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AMD expands Epyc processor portfolio choice

by Mark Tyson on 25 February 2020, 12:11


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AMD has expanded the choices available within its 2nd Gen Epyc processor family. The reason behind the expansion is simply to give customers more performance choices. Both a new 64C/128T part and a new 32C/64T part have been announced. Whichever you choose it will include 256MB of L3 cache, boost as high as 3.3GHz, support up to 128 lanes of PCIe 4.0, support for up to 3,200MHz memory, and offer advanced security features.

The new AMD Epyc 7662 is the fifth 64 core CPU added to the 2nd Gen Epyc processor stack. AMD has tailored this processor to provide "a great entry point into the 64-core market". It is pointed out that the new AMD Epyc 7662 utilises the same Zen 2 cores as "one of the world's fastest x86 server processors, the AMD Epyc 7H12." However the new processor delivers 64C/128T at the lowest cost point.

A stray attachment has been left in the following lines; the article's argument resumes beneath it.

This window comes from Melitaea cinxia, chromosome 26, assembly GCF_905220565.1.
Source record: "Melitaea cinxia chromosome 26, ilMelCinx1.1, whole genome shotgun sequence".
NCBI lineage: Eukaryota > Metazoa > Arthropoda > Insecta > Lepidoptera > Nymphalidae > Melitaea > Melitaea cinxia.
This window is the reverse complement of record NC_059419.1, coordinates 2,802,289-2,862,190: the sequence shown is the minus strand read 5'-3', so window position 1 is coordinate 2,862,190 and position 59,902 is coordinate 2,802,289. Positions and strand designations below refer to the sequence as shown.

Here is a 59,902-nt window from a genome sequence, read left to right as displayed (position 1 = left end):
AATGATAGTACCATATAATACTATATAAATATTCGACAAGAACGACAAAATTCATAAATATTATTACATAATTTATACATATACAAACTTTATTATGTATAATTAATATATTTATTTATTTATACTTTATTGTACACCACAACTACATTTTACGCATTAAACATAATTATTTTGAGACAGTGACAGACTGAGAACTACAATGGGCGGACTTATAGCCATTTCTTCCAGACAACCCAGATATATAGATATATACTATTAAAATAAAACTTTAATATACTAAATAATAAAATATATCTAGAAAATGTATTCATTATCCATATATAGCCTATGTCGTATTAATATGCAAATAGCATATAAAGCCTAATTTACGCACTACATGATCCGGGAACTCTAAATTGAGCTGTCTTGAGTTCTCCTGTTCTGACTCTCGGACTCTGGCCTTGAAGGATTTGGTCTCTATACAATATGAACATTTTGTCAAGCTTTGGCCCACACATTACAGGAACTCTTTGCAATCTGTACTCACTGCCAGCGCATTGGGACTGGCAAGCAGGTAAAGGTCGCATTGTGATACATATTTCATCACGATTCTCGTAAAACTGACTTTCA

The other new processor is the AMD Epyc 7532. This 32C/64T processor seems to have been tailored for cache sensitive workloads. It has the same 256MB of L3 cache as the 64C members of the family. AMD says that it is thus a particularly good choice of apps like ANSYS CFX where it is on average 111 per cent faster than Intel's Xeon 6248.

In an email to HEXUS, AMD said that Dell Technologies and Supermicro will be the first of its partners to support the two new processors. Dell customers can now pick up Dell EMC PowerEdge R6515, R7515, R6525, R7525 and C6525 servers featuring either of the new processors. Both processors are also available on all Supermicro A+ servers, while the Supermicro 'Big Twin' server supports the AMD Epyc 7532. Lenovo and HPE are expected to offer these new AMD Epyc processor choices to their customer in the coming months.

HEXUS Forums :: 2 Comments

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The Intel spanking continues…
“The reason behind the expansion is simply to give customers more performance choices.”

Yes it's rather frustrating that both HP & Dell have for a long time offered about 3 AMD CPUs vs the 40+ Intel CPU's generally available in a custom configuration. Which basically meant you almost always ended up buying an Intel because they offer the 3 worst AMD CPU's to avoid being whipped by Intel Commandants.